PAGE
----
Sometimes there can be disadvantages of being with your pet during an unpleasant procedure. Sometimes animals associate the caregiver with the unpleasantness and it may then be difficult to reestablish a good relationship afterwards.  Sometimes it is better to have the veterinary staff be the 'bad guys” and then when the pet is returned to you, you are the “rescuer”!

Ultimately it will be the result of the relationship you establish with your veterinarian that will determine how involved you can be during treatments and diagnostics at a veterinary clinic. If you develop a trusted team relationship, you may be allowed to assist in a wide variety of procedures. However, at all times, please defer to your veterinarian's judgment on when and where you can help. He or she is ultimately responsible for your companion animal’s well being and also to protect you from physical harm.

The Final Decision

Carefully consider the information you have gathered along with your direct experience to choose your primary care veterinarian. Sometimes it may be necessary to use a less experienced veterinarian simply because there are no other choices in a reasonable travel area. Pick one with enthusiasm for learning and develop your education as a team. Never be afraid to seek a second opinion if you are in doubt.

Your Responsibility

As a caregiver you have certain responsibilities to your pet and the veterinary staff. If you follow through with the suggestions listed below you will create a strong and effective team.

  • Be educated
    This is a continuous process throughout your pet's life 

  • Be prepared
    Have your questions written down/ bring a notebook to record answers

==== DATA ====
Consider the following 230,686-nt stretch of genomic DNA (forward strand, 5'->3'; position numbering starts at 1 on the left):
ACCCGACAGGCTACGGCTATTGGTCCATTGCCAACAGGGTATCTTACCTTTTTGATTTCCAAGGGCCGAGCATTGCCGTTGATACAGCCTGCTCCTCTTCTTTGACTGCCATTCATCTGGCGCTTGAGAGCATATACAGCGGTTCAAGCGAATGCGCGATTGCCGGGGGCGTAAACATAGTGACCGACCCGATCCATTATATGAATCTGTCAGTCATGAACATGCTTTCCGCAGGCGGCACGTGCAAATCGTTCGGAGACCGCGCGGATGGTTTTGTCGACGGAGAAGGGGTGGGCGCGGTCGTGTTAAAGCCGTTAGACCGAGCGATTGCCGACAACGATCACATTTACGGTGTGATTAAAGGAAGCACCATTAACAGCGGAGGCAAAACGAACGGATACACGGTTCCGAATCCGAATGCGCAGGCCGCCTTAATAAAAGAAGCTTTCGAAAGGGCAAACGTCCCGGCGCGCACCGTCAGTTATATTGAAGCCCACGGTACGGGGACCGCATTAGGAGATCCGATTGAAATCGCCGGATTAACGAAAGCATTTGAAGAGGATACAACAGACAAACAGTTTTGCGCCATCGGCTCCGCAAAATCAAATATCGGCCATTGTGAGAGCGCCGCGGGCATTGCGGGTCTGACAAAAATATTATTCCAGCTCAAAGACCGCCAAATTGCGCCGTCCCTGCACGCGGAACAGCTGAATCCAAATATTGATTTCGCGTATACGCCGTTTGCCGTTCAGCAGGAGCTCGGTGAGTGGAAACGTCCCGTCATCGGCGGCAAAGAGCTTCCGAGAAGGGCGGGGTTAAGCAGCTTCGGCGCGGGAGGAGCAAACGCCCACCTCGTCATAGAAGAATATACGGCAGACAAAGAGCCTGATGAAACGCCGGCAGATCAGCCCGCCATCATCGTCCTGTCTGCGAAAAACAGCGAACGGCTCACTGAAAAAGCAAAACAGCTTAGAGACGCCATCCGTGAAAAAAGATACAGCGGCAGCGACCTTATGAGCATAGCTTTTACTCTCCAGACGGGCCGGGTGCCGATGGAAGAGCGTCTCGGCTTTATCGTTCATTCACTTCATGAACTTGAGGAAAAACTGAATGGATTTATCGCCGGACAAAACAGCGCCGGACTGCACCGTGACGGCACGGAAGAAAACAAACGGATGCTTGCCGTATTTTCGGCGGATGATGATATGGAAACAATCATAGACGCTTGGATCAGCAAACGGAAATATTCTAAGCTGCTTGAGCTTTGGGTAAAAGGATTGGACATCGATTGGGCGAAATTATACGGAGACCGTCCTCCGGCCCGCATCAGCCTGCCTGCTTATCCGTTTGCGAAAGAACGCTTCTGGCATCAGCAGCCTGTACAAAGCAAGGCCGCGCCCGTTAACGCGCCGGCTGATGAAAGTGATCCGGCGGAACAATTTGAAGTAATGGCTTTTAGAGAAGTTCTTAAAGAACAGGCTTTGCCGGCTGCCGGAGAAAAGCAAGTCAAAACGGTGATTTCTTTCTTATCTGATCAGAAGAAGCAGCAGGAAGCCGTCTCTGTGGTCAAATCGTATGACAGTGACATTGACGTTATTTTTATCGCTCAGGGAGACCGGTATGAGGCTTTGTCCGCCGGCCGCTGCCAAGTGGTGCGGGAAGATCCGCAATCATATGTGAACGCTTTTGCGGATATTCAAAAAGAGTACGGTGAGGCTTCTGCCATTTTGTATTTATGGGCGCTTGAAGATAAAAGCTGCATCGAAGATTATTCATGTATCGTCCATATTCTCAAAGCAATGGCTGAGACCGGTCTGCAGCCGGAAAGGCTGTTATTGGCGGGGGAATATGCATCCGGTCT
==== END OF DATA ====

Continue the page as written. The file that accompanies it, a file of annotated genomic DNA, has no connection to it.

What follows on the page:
• Ask questions
    If you don't understand something ASK!!! Veterinarians and their staff are not mind readers and they appreciate knowing when you don’t understand something so information can be accurate. 

  • Report problems promptly, respectfully and to the proper person
    If you have a problem with a veterinary practice, please do them a favor by reporting it right away. Often the problem is simply a miscommunication and can be cleared up immediately, making it unnecessary for you drive off in anger to another hospital. Most veterinarians want to know about problems so they can be addressed. Be prepared to discuss the problem openly and as calmly as you can so that a reasonable solution can be reached.

Developing a team relationship with the veterinarian and veterinary staff of your choosing will provide the effective support you and your companion animal will need in when medical situations arise.

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The information contained here is for general purposes only and is not a substitute for advice from your veterinarian. Any reliance you place on such information is strictly at your own risk.

Links to non-VIN websites do not imply a recommendation or endorsement by VIN® of the views or content contained within those sites.